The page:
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  • Future of the Brain: Essays by the World's Leading Neuroscientists ed. by Gary Marcus and Jeremy Freeman
  • Amy Ione, Director
Gary Marcus and Jeremy Freeman. Princeton Univ. Press, Princeton, NJ, U.S.A., 2016. 304 pp., illus. Trade, paper. ISBN: 978-0-691-17331-3.

One of Times Higher Education's Best Books of 2015, Future of the Brain offers a compilation of original essays by leading brain researchers. The book is divided into seven sections, and the range and disparities of the authors' views underscore the lack of an overarching theory for researchers to apply to studies in this area. Cross-references among chapters do, however, remind us that science itself succeeds through communication among scientists about what their data says. Also noteworthy is that, even given the spectrum of views, most of the authors share a "we can do this" attitude: They are confident that scientists can and will eventually understand the brain. Suffice it to say, as Gary Marcus, one of the book's two editors, notes, "Neuroscience today is a collection of facts, rather than ideas; what is missing is connective tissue. We know (or think we know) roughly what neurons do, and that they communicate with one another, but not what they are communicating" (p. 205).

The first section, on mapping the brain, presents connectome projects. This idea (along with computation, the subject of the second section) is the primary research paradigm presented in the book. Essays by Mike Hawrylycz, Misha Ahrens, Christof Koch, Anthony Zador and George Church set the stage for this book's survey of current efforts to understand brain connectivity through mapping and imaging neural activities of mice, strategies for reverse engineering and so forth. The second section, on computation, includes essays by May-Britt and Edvard Moser, Krishna Shenoy, Olaf Sporns and Jeremy Freeman. Together the two sections argue that the brain is an organ of computation and that scientists need to figure out what the brain is computing.

The emphasis on connectivity within these two sections brought to mind that one of the most extraordinary controversies in Nobel Prize history involved moving the emphasis away from brain connectivity. In 1906, Camillo Golgi (1844–1926) and Santiago Ramon y Cajal (1852–1934) jointly shared the Nobel Prize for Physiology and Medicine despite their philosophical differences. This pairing was logical because Golgi had developed the staining method used by Cajal to advance his neuron doctrine, the prevailing paradigm for research on the basic structure of the nervous system in the twentieth century. In other words, both men had pioneered the procedure used in the new era, even as the two fiercely differed on how to ultimately characterize their findings about overall brain operations. The depth of their disagreement was on full display during the ceremony when, to the surprise of many, Golgi used this platform to argue against Cajal's "neuron doctrine" in a speech titled "The Neuron Doctrine—Theory and Facts." Defying the growing evidence that supported Cajal's view that the nervous system is made up of discrete individual cells, Golgi argued for reticular theory, a nineteenth-century scientific theory that surmised that everything in the nervous system is a part of a single continuous network. Moreover, his Nobel speech argued, the nervous network concept he defended was needed:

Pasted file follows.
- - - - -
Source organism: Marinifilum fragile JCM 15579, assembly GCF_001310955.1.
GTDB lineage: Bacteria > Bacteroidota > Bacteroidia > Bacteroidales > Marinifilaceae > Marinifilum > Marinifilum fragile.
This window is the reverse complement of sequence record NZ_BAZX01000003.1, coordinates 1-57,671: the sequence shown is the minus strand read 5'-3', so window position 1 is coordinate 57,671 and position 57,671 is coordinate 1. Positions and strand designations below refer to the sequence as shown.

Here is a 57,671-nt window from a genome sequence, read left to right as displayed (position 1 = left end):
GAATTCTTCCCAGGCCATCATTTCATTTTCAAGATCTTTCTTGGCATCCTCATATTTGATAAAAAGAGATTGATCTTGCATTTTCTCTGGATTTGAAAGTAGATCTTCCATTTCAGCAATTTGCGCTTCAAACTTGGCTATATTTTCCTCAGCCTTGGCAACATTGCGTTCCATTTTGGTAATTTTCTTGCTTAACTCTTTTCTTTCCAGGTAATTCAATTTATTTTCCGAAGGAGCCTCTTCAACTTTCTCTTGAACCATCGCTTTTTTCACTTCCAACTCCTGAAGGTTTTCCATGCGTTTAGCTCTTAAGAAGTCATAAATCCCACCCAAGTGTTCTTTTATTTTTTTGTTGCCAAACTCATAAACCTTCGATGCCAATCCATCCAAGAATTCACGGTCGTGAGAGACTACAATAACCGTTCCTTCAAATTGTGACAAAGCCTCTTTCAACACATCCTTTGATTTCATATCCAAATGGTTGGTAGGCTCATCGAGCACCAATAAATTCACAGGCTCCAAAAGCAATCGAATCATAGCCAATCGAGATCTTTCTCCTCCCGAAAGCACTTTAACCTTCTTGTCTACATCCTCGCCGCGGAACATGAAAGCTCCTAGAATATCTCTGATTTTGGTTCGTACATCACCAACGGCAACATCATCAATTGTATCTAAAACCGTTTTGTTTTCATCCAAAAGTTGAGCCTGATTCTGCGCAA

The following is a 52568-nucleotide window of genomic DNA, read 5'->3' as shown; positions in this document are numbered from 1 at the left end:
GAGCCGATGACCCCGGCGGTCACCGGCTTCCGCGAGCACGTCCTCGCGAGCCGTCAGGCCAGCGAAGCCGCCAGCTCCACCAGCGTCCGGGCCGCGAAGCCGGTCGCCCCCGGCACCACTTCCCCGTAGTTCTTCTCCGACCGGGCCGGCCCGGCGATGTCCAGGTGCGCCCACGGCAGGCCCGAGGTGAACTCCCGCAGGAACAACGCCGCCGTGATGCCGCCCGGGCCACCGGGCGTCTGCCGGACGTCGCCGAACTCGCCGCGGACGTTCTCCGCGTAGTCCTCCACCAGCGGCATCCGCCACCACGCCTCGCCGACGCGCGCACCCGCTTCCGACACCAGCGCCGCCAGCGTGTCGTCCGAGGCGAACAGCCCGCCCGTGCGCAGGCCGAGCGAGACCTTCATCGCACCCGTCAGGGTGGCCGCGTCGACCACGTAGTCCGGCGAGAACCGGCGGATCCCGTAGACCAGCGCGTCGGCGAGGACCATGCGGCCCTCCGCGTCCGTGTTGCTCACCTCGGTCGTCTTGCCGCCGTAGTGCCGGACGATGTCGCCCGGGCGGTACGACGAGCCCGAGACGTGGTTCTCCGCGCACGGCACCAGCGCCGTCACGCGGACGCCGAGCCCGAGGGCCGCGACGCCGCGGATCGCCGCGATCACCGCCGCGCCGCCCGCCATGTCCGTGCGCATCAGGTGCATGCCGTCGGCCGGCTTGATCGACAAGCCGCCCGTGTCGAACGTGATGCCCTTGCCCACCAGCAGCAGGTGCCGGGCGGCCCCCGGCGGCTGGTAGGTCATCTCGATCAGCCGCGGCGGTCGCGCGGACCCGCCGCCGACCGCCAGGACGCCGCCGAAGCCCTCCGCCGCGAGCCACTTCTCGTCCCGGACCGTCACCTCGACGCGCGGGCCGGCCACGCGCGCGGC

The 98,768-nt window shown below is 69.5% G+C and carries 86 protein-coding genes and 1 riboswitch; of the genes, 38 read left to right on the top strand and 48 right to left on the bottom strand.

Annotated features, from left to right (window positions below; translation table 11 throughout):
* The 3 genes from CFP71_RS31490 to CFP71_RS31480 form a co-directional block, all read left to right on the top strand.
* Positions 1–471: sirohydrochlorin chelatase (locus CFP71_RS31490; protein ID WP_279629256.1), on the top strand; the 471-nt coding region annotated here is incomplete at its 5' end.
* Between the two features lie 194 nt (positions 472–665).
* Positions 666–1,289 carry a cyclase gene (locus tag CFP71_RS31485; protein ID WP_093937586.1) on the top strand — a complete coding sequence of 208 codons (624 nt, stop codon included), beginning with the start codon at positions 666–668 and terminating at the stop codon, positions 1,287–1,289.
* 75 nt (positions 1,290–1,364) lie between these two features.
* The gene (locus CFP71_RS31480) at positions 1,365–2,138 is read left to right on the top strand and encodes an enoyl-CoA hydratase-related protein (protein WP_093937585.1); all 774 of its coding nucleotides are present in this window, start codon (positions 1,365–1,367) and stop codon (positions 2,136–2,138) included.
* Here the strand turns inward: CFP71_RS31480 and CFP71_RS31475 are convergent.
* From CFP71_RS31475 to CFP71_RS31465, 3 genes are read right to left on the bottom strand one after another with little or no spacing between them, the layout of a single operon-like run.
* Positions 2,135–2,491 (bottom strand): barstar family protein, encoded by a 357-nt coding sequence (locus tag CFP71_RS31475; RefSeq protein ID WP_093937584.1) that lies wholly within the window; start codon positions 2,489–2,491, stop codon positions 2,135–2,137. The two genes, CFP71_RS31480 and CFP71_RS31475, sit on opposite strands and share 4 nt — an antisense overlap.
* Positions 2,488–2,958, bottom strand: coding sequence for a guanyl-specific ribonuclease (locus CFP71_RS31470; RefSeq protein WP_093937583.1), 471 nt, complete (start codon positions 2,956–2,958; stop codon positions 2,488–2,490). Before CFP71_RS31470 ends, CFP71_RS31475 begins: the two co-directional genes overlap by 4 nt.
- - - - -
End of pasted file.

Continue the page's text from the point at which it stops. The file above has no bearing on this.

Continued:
What I have just said of the network, on its structure and, above all, on the fact that all the parts of the central nervous system make up a part of it, proves the anatomical and functional continuity between nerve cells. And that is the reason why I have not been able to accept the idea of this independence of each nerve cell which is the essential basis of the neuron theory.[1]

Whether the worm has turned is a question that is unfortunately outside of this book's scope. Instead, after establishing the value of studying connectivity and computation, Sean Hill and Chris Eliasmith introduce brain simulation efforts in the third section, while David Poeppel and Simon E. Fisher outline human language projects in the fourth. The fifth section, titled "Skeptics," is the strongest in...


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